This is a very simplified version of Snake Valley's geologic history. If you'd like more indepth information, please consult Frank DeCourten's excellent book The Broken Land: Adventures in Great Basin Geology (2003) or Lehi F. Hintze and Fitzhugh D. Davis's detailed Geology of Millard County, Utah (2003). Click here to see a geological time chart.
During the Paleozoic Era (Ancient Time), a shallow inland sea covered this area.
Sea creatures died, sank to the bottom, and over time were crushed by the weight of more creatures' carcasses pressing on them. Over millions of years, there were enough deposits to form sedimentary rocks like limestone, dolomite, and shale. Forces deep inside the earth created heat and pressure on some of these rocks, turning them into metamorphic rocks like Prospect Mountain Quartzite.
The next major time period, called the Mesozoic Era (Age of Dinosaurs) began. After the sea dried up, a series of sandstorms deposited thick layers of sand (which later eroded away from Snake Valley but can still be seen in places like Zion National Park). In addition, rock from within the earth was extruded in the form of granite. Still, the land was virtually flat until a series of earth movements, caused by the Farallon plate crashing into the North American plate along the West Coast, buckled the earth and moved some layers of rocks tens of miles in what is called the Sevier Orogeny.
Snake Valley still didn't have major mountains, but it had some topographical relief, and streams and rivers transported sediment and carved channels at the beginning of the Cenozoic Era (Recent Time).
Temperatures cooled and less precipitation fell, and forests covered much of Snake Valley. Starting about 17 million years ago, during the Miocene epoch, the earth's crust started stretching, causing the Basin and Range Province to be born. Parallel mountain ranges, with deep basins between them, were formed, and a regional uplift raised the elevation from just above sea level to about 5,000 feet.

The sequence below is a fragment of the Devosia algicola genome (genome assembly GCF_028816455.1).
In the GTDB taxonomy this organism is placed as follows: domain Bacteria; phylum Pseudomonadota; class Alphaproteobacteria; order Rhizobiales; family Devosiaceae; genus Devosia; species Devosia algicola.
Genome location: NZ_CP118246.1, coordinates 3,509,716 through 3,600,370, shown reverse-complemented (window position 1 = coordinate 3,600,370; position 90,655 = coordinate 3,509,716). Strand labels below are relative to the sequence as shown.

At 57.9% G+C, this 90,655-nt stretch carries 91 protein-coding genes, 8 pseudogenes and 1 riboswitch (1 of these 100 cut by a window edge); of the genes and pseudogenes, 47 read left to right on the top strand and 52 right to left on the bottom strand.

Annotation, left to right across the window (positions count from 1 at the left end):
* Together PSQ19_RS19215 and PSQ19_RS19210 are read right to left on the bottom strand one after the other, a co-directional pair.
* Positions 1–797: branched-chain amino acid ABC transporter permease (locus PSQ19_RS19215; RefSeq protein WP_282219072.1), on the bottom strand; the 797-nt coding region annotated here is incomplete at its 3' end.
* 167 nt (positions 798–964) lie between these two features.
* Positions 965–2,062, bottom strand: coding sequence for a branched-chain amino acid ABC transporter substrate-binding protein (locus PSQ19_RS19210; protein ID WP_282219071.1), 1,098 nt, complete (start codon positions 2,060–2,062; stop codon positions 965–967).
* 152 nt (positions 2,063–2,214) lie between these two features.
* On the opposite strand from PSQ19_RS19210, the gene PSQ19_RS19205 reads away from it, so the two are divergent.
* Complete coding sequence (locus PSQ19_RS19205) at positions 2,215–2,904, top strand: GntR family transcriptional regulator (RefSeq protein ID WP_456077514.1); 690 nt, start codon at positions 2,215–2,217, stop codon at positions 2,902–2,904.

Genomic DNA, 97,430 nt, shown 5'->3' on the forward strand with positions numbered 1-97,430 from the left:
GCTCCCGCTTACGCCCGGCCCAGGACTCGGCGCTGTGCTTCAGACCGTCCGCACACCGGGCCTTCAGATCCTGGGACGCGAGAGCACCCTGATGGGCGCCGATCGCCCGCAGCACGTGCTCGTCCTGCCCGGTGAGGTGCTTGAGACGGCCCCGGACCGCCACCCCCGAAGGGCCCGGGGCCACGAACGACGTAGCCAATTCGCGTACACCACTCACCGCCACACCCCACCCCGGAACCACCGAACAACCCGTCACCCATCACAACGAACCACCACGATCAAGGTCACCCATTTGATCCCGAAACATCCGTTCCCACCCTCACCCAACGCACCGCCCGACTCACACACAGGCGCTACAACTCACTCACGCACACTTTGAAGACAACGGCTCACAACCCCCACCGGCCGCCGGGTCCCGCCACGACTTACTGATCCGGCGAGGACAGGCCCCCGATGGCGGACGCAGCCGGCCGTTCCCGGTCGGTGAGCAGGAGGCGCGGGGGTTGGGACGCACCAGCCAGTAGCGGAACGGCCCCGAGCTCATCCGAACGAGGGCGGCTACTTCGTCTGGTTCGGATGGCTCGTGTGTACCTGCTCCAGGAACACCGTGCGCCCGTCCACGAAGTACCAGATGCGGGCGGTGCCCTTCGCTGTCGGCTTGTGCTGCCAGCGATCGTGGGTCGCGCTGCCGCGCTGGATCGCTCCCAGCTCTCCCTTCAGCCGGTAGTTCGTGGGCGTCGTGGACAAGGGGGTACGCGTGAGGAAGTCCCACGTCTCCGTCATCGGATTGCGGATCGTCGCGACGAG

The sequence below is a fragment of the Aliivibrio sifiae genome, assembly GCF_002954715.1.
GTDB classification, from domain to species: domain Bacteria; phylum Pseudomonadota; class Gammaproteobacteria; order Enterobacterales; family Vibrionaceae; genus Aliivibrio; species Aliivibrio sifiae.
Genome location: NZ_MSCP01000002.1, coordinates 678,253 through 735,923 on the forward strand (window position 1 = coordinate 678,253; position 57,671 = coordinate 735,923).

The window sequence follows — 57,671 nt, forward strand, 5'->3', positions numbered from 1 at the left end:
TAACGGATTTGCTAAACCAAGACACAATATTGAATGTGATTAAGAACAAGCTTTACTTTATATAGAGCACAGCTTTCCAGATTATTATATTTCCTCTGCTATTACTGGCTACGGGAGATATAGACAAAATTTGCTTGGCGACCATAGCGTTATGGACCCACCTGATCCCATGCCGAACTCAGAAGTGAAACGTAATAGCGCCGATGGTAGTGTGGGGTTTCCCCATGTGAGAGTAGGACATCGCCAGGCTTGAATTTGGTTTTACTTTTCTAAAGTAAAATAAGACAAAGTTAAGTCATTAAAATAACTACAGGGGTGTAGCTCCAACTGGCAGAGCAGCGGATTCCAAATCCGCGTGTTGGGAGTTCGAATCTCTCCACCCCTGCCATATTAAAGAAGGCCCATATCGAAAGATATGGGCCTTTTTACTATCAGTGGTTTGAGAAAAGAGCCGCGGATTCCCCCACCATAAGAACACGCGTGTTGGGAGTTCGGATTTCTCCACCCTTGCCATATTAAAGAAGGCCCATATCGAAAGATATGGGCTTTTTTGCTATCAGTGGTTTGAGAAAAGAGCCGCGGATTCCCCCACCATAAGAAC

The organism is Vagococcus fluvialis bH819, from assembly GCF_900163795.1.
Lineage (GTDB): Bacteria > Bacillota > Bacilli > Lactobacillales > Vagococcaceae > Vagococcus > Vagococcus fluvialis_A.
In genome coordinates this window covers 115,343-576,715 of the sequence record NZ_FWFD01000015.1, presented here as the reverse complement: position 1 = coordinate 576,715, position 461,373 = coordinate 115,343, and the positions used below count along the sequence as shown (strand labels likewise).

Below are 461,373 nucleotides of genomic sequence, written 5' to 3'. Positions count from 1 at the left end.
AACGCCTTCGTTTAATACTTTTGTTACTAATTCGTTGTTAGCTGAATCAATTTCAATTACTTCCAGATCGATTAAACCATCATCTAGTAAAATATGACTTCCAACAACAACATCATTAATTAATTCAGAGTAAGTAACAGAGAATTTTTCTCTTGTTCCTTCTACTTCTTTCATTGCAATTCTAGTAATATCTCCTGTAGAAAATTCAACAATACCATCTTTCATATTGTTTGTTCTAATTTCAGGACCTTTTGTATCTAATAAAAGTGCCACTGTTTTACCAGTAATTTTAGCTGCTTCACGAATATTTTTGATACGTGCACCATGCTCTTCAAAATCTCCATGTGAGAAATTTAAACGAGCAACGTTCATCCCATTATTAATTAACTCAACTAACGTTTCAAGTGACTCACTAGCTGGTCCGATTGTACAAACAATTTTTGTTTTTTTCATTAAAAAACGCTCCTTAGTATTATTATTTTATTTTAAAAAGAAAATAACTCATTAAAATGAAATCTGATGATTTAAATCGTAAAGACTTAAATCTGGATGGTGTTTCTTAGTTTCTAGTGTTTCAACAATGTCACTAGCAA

Beginning 1.8 million years ago during the Pleistocene epoch, the climate varied between cool, wet glacial periods and hot, dry interglacial periods. Over the last 800,000 years, at least 15 of these climate fluctuations occurred. Although massive ice sheets moved south from Canada, none ever reached Snake Valley. Glaciers were present in the Snake and Deep Creek Ranges, as evidenced by the glacially-carved cirques and rock moraines that they left behind.
About 25,000 years ago,
a lake began forming, and over time it covered as much land as today's Lake Michigan. This lake, Lake Bonneville, had an extension that filled most of Snake Valley. The lake had several periods of fluctuations, leaving behind huge terraces that can be seen at the north end of Snake Valley. By about 11,000 years ago, Lake Bonneville had shrunk to approximately the size of the Great Salt Lake, a remnant of the former huge lake.
The principal geologic forces still acting on Snake Valley today are the continued stretching of the Basin and Range Province, which can cause unpredictable earthquakes, and erosion.